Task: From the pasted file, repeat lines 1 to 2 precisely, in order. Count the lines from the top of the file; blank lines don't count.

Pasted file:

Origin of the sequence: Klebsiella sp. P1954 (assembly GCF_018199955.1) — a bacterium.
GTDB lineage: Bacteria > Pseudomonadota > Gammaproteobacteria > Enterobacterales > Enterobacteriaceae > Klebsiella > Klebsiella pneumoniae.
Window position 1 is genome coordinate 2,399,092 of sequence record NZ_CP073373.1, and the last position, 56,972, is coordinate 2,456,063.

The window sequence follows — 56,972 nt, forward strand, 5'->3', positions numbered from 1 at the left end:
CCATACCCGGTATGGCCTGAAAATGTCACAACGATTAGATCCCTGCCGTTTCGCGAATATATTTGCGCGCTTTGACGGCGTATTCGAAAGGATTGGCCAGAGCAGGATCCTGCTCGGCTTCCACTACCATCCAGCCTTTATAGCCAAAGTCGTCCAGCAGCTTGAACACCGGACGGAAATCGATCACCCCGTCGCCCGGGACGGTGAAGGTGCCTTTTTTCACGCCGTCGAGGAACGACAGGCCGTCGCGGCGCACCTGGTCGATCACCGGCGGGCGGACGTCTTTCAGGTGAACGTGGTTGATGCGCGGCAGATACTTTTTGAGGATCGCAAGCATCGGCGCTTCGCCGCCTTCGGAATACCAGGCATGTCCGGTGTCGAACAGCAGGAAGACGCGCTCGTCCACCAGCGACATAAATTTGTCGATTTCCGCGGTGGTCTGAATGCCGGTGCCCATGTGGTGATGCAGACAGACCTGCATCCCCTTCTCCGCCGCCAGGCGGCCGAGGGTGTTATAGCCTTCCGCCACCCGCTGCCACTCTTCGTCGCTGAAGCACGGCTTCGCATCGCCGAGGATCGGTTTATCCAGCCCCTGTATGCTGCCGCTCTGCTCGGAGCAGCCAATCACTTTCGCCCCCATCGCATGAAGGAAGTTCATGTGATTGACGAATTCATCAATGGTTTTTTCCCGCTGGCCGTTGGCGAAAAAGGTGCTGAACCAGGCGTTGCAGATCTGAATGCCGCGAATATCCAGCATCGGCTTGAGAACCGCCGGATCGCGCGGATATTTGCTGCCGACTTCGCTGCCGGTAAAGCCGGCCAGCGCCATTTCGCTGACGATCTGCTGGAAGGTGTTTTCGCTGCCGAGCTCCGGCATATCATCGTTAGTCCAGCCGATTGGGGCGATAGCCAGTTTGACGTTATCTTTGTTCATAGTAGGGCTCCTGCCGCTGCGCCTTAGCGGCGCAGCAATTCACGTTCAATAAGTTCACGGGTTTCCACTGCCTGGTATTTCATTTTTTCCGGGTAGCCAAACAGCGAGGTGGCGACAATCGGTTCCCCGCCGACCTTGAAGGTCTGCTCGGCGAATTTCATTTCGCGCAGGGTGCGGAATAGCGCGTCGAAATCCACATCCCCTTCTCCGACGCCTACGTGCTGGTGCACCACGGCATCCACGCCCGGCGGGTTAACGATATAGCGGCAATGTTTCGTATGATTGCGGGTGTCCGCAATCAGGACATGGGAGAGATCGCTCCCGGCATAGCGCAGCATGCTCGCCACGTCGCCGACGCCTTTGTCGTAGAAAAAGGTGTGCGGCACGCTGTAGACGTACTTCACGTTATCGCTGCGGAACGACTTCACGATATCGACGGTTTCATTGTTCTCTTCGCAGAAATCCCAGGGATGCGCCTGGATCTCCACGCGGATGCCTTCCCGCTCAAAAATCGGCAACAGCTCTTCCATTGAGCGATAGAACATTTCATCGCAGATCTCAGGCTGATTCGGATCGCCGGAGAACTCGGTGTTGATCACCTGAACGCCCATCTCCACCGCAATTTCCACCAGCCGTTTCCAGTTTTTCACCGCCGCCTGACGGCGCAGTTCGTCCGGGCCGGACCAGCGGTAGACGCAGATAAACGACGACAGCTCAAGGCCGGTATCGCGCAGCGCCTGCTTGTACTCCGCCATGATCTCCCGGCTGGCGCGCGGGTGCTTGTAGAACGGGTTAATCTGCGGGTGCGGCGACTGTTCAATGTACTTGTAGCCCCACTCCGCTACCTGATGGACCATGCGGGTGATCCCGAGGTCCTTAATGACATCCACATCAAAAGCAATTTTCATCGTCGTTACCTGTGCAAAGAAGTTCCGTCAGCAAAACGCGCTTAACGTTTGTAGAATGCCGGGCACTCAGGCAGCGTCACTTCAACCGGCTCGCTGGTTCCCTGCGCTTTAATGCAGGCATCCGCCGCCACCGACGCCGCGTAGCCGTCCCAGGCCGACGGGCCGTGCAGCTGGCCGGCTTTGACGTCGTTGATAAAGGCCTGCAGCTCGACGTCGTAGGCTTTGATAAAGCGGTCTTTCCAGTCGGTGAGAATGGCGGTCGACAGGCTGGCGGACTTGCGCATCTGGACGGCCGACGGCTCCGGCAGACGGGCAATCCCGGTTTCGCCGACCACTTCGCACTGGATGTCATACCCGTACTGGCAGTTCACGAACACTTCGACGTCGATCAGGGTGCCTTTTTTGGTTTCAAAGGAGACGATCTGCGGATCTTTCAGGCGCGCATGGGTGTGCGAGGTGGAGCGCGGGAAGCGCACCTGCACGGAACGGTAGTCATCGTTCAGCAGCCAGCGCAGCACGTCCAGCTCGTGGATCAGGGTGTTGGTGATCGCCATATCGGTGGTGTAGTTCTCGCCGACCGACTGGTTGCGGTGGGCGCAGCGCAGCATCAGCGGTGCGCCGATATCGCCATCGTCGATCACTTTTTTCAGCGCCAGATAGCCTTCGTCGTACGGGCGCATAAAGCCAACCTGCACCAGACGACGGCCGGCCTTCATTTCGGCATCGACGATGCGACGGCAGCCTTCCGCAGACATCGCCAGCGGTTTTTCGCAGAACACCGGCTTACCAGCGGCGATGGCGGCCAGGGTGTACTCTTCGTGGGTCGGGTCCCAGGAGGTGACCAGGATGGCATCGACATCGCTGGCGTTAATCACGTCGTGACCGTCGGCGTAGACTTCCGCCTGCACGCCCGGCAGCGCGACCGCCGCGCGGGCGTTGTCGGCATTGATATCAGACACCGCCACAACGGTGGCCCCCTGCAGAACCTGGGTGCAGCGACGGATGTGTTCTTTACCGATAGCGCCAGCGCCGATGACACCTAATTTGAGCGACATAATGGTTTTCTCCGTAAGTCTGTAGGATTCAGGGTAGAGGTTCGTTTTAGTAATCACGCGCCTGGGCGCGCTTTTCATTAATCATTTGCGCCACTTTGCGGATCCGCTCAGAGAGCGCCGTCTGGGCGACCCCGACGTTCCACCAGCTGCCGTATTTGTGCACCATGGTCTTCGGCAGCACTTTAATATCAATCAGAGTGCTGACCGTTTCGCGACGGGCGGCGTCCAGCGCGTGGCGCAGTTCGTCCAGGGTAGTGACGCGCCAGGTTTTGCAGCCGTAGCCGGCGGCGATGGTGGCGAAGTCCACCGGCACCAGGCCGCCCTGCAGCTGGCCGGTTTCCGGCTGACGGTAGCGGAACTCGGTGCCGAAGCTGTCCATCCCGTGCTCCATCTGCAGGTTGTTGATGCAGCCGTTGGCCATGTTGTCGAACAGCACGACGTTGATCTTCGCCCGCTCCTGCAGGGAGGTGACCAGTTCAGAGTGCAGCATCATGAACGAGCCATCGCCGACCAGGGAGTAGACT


Origin of the sequence: Klebsiella sp. P1954 (assembly GCF_018199955.1) — a bacterium.
GTDB lineage: Bacteria > Pseudomonadota > Gammaproteobacteria > Enterobacterales > Enterobacteriaceae > Klebsiella > Klebsiella pneumoniae.